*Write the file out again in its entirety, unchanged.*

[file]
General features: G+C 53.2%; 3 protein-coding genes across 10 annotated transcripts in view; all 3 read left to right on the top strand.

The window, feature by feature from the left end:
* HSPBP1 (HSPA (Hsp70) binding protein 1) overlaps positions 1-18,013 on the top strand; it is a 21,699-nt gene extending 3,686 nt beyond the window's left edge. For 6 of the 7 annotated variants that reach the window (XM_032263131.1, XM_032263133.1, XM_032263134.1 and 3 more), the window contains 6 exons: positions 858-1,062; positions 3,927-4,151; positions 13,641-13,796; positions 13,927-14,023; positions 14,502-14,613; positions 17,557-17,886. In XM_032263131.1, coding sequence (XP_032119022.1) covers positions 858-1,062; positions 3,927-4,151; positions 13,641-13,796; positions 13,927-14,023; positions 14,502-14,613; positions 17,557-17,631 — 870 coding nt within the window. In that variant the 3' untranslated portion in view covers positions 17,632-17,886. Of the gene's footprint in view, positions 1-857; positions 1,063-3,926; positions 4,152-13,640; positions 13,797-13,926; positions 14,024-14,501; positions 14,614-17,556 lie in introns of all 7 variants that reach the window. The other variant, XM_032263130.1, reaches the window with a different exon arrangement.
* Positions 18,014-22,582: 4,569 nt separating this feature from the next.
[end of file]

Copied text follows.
General features: G+C 53.2%; 3 protein-coding genes across 10 annotated transcripts in view; all 3 read left to right on the top strand.

The window, feature by feature from the left end:
* HSPBP1 (HSPA (Hsp70) binding protein 1) overlaps positions 1-18,013 on the top strand; it is a 21,699-nt gene extending 3,686 nt beyond the window's left edge. For 6 of the 7 annotated variants that reach the window (XM_032263131.1, XM_032263133.1, XM_032263134.1 and 3 more), the window contains 6 exons: positions 858-1,062; positions 3,927-4,151; positions 13,641-13,796; positions 13,927-14,023; positions 14,502-14,613; positions 17,557-17,886. In XM_032263131.1, coding sequence (XP_032119022.1) covers positions 858-1,062; positions 3,927-4,151; positions 13,641-13,796; positions 13,927-14,023; positions 14,502-14,613; positions 17,557-17,631 — 870 coding nt within the window. In that variant the 3' untranslated portion in view covers positions 17,632-17,886. Of the gene's footprint in view, positions 1-857; positions 1,063-3,926; positions 4,152-13,640; positions 13,797-13,926; positions 14,024-14,501; positions 14,614-17,556 lie in introns of all 7 variants that reach the window. The other variant, XM_032263130.1, reaches the window with a different exon arrangement.
* Positions 18,014-22,582: 4,569 nt separating this feature from the next.